I picked this book up because I saw that it took place in the 1970’s which I thought would make for a fun setting. Zomorod, or Cindy’s, family is from Iran but they love living in America. Even though Cindy is from Iran, she’s just a kid trying to fit in and make friends, like a lot of us. The historical events, like revolts taking place at that time in Iran, made me want to do a little research on Iran and American relations. A little bit of humor and a little bit of history make this an appealing read!
Find it in our Juvenile Fiction collection under J DUMAS.
Today I recommend: Making Bombs for Hitler by Marsha Forchuk Skrypuch
When Lida and her sister are caught by the Nazis they are separated. Lida is sent to a slave labour camp and must work from dawn to dusk on bread and soup, without shoes and wearing only a thin dress. Even if she survives the war, will Lida ever see her sister again?
This book grabbed my attention right away and I couldn’t put it down. This is a fictionalized account of young Ukrainian Lida’s experiences in Nazi work camps but it is based on facts and interviews as explained in the excellent author’s note. It addresses all of the horrors of the Holocaust without being too graphic in its descriptions. The strength of Lida and her struggles will hook you and you’ll feel emotional as you root for her. You can find this book in the Juvenile Fiction section at J SKRYPUCH.
If Making Bombs for Hitler sounds interesting you might also enjoy: Number the Stars by Lois Lowry (Juvenile Fiction J LOWRY). For other books about WWII check out: Book Review: Brave Like My Brother
Today I recommend: Brave Like My Brother by Marc Tyler Nobleman.
When Charlie’s older brother Joe is called up in 1942, Charlie learns about the tedium and dangers of war through Joe’s letters–and his brother’s bravery in dealing with a spy as D-Day approaches, finally gives Charlie the strength to stand up to the local bully.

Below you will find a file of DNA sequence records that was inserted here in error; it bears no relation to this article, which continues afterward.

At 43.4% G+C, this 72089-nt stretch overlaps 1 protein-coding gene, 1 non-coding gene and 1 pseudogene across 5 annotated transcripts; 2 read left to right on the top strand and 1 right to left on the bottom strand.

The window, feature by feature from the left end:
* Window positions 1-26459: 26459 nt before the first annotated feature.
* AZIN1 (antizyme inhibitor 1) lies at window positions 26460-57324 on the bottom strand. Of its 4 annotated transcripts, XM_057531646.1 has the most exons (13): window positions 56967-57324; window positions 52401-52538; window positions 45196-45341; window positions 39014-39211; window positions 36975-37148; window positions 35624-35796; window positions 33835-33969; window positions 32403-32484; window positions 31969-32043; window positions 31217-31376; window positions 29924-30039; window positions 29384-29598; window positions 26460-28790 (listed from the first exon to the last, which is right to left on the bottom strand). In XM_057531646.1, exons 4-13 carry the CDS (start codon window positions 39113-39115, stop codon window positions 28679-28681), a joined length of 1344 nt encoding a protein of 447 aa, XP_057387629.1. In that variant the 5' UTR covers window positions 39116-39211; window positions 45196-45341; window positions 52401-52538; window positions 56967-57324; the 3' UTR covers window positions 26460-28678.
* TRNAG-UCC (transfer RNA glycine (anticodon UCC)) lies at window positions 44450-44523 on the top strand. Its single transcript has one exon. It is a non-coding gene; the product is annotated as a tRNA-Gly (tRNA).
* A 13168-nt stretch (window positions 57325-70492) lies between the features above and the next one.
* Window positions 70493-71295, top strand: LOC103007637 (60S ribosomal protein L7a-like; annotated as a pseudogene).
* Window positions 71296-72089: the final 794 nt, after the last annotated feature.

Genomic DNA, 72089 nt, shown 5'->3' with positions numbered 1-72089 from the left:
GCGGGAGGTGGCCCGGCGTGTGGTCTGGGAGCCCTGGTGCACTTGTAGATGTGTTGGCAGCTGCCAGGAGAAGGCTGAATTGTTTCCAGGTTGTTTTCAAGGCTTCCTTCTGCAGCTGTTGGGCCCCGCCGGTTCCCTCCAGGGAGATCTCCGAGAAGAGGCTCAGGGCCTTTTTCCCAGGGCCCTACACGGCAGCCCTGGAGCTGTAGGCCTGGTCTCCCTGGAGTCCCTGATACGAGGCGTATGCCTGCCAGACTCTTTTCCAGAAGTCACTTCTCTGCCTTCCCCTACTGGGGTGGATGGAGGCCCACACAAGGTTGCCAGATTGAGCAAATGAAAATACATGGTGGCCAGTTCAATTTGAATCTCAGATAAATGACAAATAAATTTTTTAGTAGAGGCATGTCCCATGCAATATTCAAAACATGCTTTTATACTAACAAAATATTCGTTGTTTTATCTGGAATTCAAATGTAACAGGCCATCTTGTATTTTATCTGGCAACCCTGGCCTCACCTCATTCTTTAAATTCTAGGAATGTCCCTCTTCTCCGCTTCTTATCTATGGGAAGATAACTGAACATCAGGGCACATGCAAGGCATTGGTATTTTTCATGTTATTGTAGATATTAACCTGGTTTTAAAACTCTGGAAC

This is a really nice historical fiction book that focuses less on the war and more on the relationship between the two brothers. Most of the book is written in the form of letters from Joe to Charlie, and the format makes for an interesting but not too intense tale. Older readers may be more interested in The War that Saved My Life by Kimberly Brubaker Bradley but this is an excellent story for younger readers. This book can be found in the Juvenile Fiction section at J NOBLEMAN.
This week I finished reading Dear Hank Williams by Kimberly Willis Holt.
When the teacher assigns a pen pal project to the class, 11-year-old Tate chooses the soon to be famous (in then, 1948) country western musician Hank Williams. She writes him letters throughout the school year, sharing everything about her life in Louisiana. She writes about her little brother and her dog, her talented mother- who is in jail, and her own dreams of becoming a famous singer.
Imagine a time before the internet and social media. A time when you had maybe one chance to hear your favorite singer on the radio, and if you missed it, you had to wait another day or another week to hear them again. There is a lot to learn about what life was like in a post-WWII southern town. Writing and mailing letters and looking out for your favorite radio program made me think of how different things are today! If you like historical fiction or classic country western music, try Dear Hank Williams. If you can, I also recommend reading it with some Hank Williams music playing in the background. Maybe you’ll become as big a fan as Tate!
You can find this book in the Juvenile Fiction section at J HOLT!